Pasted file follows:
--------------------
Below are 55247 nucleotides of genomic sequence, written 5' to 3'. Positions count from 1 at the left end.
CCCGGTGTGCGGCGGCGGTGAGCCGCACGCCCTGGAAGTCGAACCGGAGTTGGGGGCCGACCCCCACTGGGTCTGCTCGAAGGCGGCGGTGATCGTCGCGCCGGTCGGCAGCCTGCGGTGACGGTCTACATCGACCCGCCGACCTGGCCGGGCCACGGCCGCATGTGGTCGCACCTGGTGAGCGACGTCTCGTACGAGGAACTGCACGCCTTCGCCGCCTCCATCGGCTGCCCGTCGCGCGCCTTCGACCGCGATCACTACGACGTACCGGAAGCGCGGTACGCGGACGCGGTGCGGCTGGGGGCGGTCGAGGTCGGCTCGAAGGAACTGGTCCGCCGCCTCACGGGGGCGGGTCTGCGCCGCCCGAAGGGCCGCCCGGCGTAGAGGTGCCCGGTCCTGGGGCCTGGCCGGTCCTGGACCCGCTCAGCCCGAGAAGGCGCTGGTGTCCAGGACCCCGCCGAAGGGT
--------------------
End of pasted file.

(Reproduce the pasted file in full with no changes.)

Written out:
Below are 55247 nucleotides of genomic sequence, written 5' to 3'. Positions count from 1 at the left end.
CCCGGTGTGCGGCGGCGGTGAGCCGCACGCCCTGGAAGTCGAACCGGAGTTGGGGGCCGACCCCCACTGGGTCTGCTCGAAGGCGGCGGTGATCGTCGCGCCGGTCGGCAGCCTGCGGTGACGGTCTACATCGACCCGCCGACCTGGCCGGGCCACGGCCGCATGTGGTCGCACCTGGTGAGCGACGTCTCGTACGAGGAACTGCACGCCTTCGCCGCCTCCATCGGCTGCCCGTCGCGCGCCTTCGACCGCGATCACTACGACGTACCGGAAGCGCGGTACGCGGACGCGGTGCGGCTGGGGGCGGTCGAGGTCGGCTCGAAGGAACTGGTCCGCCGCCTCACGGGGGCGGGTCTGCGCCGCCCGAAGGGCCGCCCGGCGTAGAGGTGCCCGGTCCTGGGGCCTGGCCGGTCCTGGACCCGCTCAGCCCGAGAAGGCGCTGGTGTCCAGGACCCCGCCGAAGGGT